Sniff ... sniff ...

You might notice the "recesses" on either side of the fireplace itself. They're full of greenery, one of which is a vine that Brad, our younger son, bought for us maybe 25 years ago, when he was working at K-Mart.

You might also note the shelf unit on the far side, full of model cars. Most of them were bought for me by our younger son Brad, as he traveled all over the country, tending to banks and their computer programs. Our older son, Brian, bought one of them, and I bought 4 or 5 myself (going-out-of- business sale at Sharper Image here in Birmingham).  The store manager was Brad's wife, Connie!

Also on that top shelf is a yellow model Fire Truck, bought at a BP station, while en route to a wedding in Louisiana. The brother of an internet friend, from India, was marrying a young lady from Louisiana, and he brought his sister over here for the wedding. So we drove there as we were invited, too, and brought her back here for a few days' visit. And it was terrific visiting with someone from another culture ... a very different one, at that. I learned a lot!

Sniff ... sniff ...

At the very bottom is a little red bench I made for the GGkids to sit on while they play with their toys. I made 3 ... Alabama, Auburn, and Braves ... out of leftover lumber from my Dad's Wurlitzer Home Theater Horseshoe Organ. We inherited it when the folks died, it had stopped working and wasn't worth repairing (a $150 keyboard will do more than it did ... ), So I dismantled it, after efforts to sell it. Or give it away. And my craftsmanship worked ... the GGkids use those little benches all the time!

Also in the photo is a little "Kiddies' Kitchen". We'd bought it 30+ yeas ago, for our Grandkids to play with. And that brings back more neat memories.

There's more ... a roomful of furniture ... the room itself ... that fireplace wall ... our home itself.

Sniff ... sniff ...

But then: I am forced back into the Spiritual. And I ask "Why me?" We hear that asked mostly when something bad happens to us; Seldom when some blessing comes our way. In this case, I know how unworthy I am to have all this stuff, to remind me daily, hourly, constantly , of God's love for me.

Sniff ... sniff ...

I take that back. DO SOME ROSE-SNIFFING YOURSELF.









Monday, February 18, 2019

What CAN We Do?

There's been a lot of talk lately ... rightfully so ... concerning abuse and molestation within the SBC family. Stories of large-scale sexual misdeeds within the denomination (the SBC's own website used to use that word, so I will, too ....) have gotten the attention they so richly deserve, but was so sadly avoided, for too many years.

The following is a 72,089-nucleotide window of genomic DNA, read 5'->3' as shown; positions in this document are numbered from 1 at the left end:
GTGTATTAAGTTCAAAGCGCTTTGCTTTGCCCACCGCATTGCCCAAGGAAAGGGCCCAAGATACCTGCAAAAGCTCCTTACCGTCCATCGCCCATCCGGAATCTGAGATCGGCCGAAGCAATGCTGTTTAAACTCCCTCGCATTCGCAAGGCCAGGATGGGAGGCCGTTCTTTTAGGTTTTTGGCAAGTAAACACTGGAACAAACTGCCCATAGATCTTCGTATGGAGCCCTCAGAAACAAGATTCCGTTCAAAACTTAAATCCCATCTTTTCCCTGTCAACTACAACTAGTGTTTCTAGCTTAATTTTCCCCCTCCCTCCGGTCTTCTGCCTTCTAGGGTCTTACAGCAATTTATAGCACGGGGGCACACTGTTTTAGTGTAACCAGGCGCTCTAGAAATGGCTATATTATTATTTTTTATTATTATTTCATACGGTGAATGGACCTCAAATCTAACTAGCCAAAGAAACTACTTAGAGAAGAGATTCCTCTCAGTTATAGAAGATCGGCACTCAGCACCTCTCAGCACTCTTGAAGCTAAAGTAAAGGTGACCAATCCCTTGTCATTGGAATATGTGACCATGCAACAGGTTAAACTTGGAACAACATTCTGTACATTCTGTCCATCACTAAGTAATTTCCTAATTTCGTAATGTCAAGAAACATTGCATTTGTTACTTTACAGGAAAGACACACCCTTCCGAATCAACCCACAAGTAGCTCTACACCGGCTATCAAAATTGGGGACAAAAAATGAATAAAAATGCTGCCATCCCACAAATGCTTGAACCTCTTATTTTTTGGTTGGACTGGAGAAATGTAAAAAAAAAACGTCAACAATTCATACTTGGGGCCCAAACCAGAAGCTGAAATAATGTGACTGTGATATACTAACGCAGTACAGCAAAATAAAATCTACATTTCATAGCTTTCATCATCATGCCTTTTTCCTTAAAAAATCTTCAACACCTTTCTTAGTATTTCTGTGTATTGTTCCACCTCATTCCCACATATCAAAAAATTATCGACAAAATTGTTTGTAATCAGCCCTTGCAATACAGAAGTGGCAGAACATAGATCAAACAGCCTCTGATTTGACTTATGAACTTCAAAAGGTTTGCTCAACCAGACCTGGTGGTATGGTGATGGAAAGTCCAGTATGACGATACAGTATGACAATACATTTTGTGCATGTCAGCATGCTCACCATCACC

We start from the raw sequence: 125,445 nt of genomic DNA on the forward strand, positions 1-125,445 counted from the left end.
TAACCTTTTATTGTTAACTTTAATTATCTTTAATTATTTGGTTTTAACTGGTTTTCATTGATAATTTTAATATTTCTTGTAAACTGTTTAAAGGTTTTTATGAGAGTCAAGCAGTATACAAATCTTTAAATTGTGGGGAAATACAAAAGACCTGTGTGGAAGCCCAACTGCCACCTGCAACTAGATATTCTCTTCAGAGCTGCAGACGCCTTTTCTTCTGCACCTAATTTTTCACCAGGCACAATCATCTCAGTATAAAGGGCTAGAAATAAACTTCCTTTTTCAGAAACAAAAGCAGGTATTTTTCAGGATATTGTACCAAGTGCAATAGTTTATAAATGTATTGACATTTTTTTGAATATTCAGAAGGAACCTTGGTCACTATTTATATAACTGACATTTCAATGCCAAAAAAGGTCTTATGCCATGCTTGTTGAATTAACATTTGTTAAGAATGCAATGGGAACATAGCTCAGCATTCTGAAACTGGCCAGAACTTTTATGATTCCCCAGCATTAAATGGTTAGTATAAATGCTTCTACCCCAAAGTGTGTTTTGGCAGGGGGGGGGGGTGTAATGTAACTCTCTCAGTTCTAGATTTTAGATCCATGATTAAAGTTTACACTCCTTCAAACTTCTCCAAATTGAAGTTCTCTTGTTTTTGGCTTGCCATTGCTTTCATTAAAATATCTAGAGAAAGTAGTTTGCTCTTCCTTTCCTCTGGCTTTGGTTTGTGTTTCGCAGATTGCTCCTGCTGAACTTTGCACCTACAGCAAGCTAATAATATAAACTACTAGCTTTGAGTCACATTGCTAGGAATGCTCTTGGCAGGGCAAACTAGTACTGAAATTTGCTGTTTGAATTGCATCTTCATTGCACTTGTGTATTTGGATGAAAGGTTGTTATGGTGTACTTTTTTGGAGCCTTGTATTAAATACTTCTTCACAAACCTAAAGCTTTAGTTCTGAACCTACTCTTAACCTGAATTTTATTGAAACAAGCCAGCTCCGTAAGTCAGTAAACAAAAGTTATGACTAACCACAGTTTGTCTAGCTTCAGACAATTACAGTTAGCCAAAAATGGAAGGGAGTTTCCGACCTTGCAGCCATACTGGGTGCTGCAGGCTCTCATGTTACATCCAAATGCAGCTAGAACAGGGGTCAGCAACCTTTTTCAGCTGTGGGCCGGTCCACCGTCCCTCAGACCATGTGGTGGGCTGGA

But they're there, like black clouds hanging over the SBC, and will be until we collectively take some action.

Most of what I have heard and read, lately, revolves around the oft-repeated recitations of what the SBC cannot do. But little has been said about what the SBC can do.

So: What can we do, denominationally, to address the problem? Or maybe solve it?

Let's brainstorm a few.

  1. Nothing. We're now witnessing the results of that. Explained by the old mantra about doing the same thing over and over, and expecting different results.
  2. Explain again that we're all autonomous churches so the SBC itself cannot do anything. See #1 for the expected results.
  3. Re-form as a true Denomination, with the power to mandate what the local church must do. That is not going to happen, and probably needn't, and really shouldn't.
  4. Put some teeth into Peter Lumpkins' Resolution, passed by the 2013 SBC assembled in Houston, calling on all SBC churches to report accusations of abuse to the authorities. Perhaps by declaring that churches which fail to do that will no longer be "In Friendly Cooperation" with the Southern Baptist Convention.
  5. Start that SBC Database of "credibly accused" abusers that Wade Burleson suggested in 2007, but that was rejected by (as I recall) the EC, saying they were powerless to actually do anything with the results (See #2 for details)

Let's speculate about the possible results of #5: Let's say the SBC did start the database, tended to by the employees of the Executive Committee in SBC headquarters in Nashville.

Then notifying the member churches, reminding them of the Lumpkins Resolution, and stating that failure to report abuse or molestation is cause for dismissal from the SBC.

Then, let's say there's such an incident at an SBC Church. The deacons .. or perhaps elders ... decide to quietly dismiss the offender, as has almost always been done by SBC Churches.

Down the road, the abuser repeats his crime at his new place of service. Can you imagine what the plaintiff's attorney would do with that information when he drags the former church into his lawsuit?

Do you think the first church would want that sort of exposure in those following years?

I don't think so. And I don't think the SBC would want it, either. Especially when it could have  done something!

The SBC is not going to re-form as a more conventional denomination, but such a Registry could be done, and done now. Without undue expense.